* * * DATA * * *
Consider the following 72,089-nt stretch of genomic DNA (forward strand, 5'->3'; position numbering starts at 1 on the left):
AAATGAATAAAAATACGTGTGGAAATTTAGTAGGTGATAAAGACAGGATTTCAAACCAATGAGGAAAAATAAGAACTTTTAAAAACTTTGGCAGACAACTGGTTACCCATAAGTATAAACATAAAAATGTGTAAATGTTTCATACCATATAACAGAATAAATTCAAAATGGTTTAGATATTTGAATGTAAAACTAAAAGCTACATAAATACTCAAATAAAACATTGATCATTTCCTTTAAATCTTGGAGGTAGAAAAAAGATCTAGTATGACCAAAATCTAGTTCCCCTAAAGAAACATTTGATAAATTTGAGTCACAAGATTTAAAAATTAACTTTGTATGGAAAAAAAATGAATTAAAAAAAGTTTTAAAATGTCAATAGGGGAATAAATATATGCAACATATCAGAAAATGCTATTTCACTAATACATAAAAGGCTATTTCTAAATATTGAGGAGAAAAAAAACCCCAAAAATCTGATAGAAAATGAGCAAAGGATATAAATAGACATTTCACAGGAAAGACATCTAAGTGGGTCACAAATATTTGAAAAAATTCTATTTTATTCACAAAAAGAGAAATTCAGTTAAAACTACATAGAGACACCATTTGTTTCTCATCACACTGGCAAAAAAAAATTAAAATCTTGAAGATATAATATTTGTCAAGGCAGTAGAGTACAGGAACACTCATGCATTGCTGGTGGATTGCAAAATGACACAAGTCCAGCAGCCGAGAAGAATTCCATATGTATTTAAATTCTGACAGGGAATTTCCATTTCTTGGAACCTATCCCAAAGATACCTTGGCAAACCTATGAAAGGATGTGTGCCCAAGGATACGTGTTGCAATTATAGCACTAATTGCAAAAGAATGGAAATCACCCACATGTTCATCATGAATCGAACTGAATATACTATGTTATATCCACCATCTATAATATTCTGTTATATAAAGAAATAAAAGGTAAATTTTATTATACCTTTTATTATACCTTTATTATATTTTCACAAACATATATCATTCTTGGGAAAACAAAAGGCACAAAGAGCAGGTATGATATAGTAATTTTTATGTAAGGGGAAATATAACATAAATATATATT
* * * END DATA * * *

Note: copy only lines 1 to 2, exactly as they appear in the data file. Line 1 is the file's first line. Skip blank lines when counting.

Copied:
Consider the following 72,089-nt stretch of genomic DNA (forward strand, 5'->3'; position numbering starts at 1 on the left):
AAATGAATAAAAATACGTGTGGAAATTTAGTAGGTGATAAAGACAGGATTTCAAACCAATGAGGAAAAATAAGAACTTTTAAAAACTTTGGCAGACAACTGGTTACCCATAAGTATAAACATAAAAATGTGTAAATGTTTCATACCATATAACAGAATAAATTCAAAATGGTTTAGATATTTGAATGTAAAACTAAAAGCTACATAAATACTCAAATAAAACATTGATCATTTCCTTTAAATCTTGGAGGTAGAAAAAAGATCTAGTATGACCAAAATCTAGTTCCCCTAAAGAAACATTTGATAAATTTGAGTCACAAGATTTAAAAATTAACTTTGTATGGAAAAAAAATGAATTAAAAAAAGTTTTAAAATGTCAATAGGGGAATAAATATATGCAACATATCAGAAAATGCTATTTCACTAATACATAAAAGGCTATTTCTAAATATTGAGGAGAAAAAAAACCCCAAAAATCTGATAGAAAATGAGCAAAGGATATAAATAGACATTTCACAGGAAAGACATCTAAGTGGGTCACAAATATTTGAAAAAATTCTATTTTATTCACAAAAAGAGAAATTCAGTTAAAACTACATAGAGACACCATTTGTTTCTCATCACACTGGCAAAAAAAAATTAAAATCTTGAAGATATAATATTTGTCAAGGCAGTAGAGTACAGGAACACTCATGCATTGCTGGTGGATTGCAAAATGACACAAGTCCAGCAGCCGAGAAGAATTCCATATGTATTTAAATTCTGACAGGGAATTTCCATTTCTTGGAACCTATCCCAAAGATACCTTGGCAAACCTATGAAAGGATGTGTGCCCAAGGATACGTGTTGCAATTATAGCACTAATTGCAAAAGAATGGAAATCACCCACATGTTCATCATGAATCGAACTGAATATACTATGTTATATCCACCATCTATAATATTCTGTTATATAAAGAAATAAAAGGTAAATTTTATTATACCTTTTATTATACCTTTATTATATTTTCACAAACATATATCATTCTTGGGAAAACAAAAGGCACAAAGAGCAGGTATGATATAGTAATTTTTATGTAAGGGGAAATATAACATAAATATATATT